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October 28, 2013

Artistic research: results

One of the main debates ever since the introduction of artistic research, or practice based research, is how the results should be communicated. I.e. in what form should they be presented. One important position is that artistic research should result in an artwork only. A self contained artwork through which the viewer/listener is able to extrapolate the art as well as the research component (which may be the same thing). Although I am thrilled by that possibility I think that the model holds a number of potential problems.

1. The needs and conditions for the production of a succesful artwork may interfere with the prerequisites for the communication of the research component. The last thing we want as the outcome of artistic research is bad art.

2. Whereas the visual arts may be well suited for art as research, the time based arts are not. Being contained in the flow of time it is very difficult to portray art research through music. Well, can't we use recordings? No, because a recording is not the same as a performance and using a recording as a product to communicate the result can never result in art as research as the recording is not the artwork, but a representation of the artwork.

3. One of the main reasons that I am interested in artistic research is the way in which it can contribute to dismantle the myth of the artwork as the result of a solitary act of inspiration. This ambition should make obvious the importance of sharing material between peers and between different generations. Making one's process accessible to others is a goal in itself. Secondly, to show how many artistic processes are often the result of several people collaborating, enrolled in the production of the event is another important aspect. However, the activities that have to do with the process is not easily captured in the artwork as a final result. Artistic research unable to communicate anything but the result is not going to be able to display the full potential of the discipline.

Hence, artistic research should be able to engage in many different means of communication of which writing can be one, documentation (of the process) another, both as a complement to the (documentation of) the artistic artefact.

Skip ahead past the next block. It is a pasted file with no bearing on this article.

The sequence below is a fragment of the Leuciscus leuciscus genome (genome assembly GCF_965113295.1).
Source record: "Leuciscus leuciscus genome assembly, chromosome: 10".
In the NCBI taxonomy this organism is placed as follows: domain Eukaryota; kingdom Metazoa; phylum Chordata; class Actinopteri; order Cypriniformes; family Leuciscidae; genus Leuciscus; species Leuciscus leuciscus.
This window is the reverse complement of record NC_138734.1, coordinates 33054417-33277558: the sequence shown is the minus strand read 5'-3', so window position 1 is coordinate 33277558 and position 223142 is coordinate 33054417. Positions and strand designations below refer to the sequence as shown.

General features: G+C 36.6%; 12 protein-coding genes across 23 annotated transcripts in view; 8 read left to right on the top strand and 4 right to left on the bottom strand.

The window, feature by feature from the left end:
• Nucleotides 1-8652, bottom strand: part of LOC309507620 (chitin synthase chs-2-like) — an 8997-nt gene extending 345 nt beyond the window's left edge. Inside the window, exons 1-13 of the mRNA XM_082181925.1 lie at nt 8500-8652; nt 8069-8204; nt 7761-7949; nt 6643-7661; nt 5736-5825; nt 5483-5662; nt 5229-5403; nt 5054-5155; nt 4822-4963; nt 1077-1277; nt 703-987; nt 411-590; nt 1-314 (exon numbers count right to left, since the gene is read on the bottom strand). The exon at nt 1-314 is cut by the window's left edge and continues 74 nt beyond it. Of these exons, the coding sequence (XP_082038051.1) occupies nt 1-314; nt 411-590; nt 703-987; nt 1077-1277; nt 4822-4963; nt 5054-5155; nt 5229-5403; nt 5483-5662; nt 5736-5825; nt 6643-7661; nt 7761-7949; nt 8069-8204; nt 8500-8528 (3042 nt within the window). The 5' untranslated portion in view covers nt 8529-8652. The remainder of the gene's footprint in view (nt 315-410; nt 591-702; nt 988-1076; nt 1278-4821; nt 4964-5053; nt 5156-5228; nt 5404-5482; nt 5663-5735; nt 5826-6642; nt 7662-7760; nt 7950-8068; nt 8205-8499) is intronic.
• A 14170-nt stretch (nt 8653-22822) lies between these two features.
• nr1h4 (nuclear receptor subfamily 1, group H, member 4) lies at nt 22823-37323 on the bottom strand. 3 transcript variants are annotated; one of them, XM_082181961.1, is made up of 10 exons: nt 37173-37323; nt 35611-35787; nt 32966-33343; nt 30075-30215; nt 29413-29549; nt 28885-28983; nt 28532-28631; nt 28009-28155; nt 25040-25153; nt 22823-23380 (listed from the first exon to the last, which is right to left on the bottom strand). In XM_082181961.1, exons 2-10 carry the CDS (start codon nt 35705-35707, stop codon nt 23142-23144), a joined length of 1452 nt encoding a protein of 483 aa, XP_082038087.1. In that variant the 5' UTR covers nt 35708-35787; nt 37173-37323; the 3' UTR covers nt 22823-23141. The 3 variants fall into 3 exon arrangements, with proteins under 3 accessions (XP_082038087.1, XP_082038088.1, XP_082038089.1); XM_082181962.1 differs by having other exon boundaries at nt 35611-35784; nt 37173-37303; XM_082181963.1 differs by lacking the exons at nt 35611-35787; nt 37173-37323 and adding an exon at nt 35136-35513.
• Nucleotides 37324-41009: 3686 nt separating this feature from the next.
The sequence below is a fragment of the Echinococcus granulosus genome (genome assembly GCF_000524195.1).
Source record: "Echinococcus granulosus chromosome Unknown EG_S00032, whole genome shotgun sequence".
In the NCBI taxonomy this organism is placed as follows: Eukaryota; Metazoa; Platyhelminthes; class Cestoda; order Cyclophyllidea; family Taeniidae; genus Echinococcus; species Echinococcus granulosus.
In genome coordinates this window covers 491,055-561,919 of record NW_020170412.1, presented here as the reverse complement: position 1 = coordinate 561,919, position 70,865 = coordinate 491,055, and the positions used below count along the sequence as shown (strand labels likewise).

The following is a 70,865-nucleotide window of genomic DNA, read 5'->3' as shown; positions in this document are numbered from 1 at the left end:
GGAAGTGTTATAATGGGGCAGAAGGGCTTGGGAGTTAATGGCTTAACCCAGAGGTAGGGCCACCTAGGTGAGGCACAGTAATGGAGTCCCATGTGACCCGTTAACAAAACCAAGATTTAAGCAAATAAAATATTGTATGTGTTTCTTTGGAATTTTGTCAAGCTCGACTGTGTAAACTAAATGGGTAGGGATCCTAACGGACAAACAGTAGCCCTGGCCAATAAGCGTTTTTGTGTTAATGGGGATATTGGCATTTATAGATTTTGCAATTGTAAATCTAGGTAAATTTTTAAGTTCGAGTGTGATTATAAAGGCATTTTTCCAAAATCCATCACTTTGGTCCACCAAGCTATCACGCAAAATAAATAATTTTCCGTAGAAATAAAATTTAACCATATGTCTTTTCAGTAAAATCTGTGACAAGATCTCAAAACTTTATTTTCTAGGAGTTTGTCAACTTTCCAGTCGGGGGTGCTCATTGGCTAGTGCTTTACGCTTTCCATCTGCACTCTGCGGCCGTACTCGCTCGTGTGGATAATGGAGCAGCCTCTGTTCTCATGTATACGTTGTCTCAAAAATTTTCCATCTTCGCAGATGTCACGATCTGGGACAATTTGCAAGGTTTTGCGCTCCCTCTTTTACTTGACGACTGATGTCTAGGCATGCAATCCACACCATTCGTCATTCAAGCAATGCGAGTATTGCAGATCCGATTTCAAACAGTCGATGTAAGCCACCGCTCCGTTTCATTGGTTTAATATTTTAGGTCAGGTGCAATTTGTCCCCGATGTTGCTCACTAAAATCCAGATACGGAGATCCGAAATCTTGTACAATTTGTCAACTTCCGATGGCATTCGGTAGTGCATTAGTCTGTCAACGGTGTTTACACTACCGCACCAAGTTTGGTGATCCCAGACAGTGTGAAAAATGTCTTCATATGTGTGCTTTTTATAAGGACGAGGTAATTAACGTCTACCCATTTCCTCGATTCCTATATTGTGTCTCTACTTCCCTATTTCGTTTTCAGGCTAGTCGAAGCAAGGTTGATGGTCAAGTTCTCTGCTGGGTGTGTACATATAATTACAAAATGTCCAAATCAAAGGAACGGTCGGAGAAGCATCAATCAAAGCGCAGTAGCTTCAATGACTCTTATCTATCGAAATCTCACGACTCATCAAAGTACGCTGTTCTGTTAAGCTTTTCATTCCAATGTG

Posted by henrikfr at 03:55 PM | Comments (0)

October 22, 2013

Adam Smith and culture

The political economy of Adam Smith is often seen as the birth of capitalism, and economist's like Nobel Prize winner Milton Friedman, advisor to Ronald Reagan and inspired Margret Thatcher's economic reforms in the 1980s, is greatly influenced by Smith. The invisible hand is Smith's concept to explain how an economy can free itself of the state and by means of the self interest of the producer contribute to maximize production and production quality through. Utility is a governing force and works for much of the produced goods and services.

The first thing that comes to mind concerning Adam Smith's wish to reduce the state is that in the 18th century Scotland the state was the king or queen and certainly not a democracy. The attempt to reduce the power of a dictatorship and an autocrat to allow more space for the freedom of the individual is rather different to the Tea Party movement in the US to reduce the democratically elected american government.

The second thing is that Smith was thinking of a local and individual production, within corporations with one person up to a few. A context radically different from the sphere of macroeconomics and multi national cooperations. What is the role of the invisible hand when the producer's main concern are the share holders rather than the customer? Also, in the 18th century the financial sector was only a tiny fraction of the economy. Today, it amounts to 20% of the GNP. What is the role of the invisible hand when the main merchandise is money.

Finally, what is the utility aspect of culture? After all, culture, in terms of usefulness is pretty vague. That's also the reason why a comparison between, say, health care and culture is a comparison between incompatible types. No, culture, like so many other practically undefined needs in society today has got to be measured following other standards.

Posted by henrikfr at 04:37 PM | Comments (0)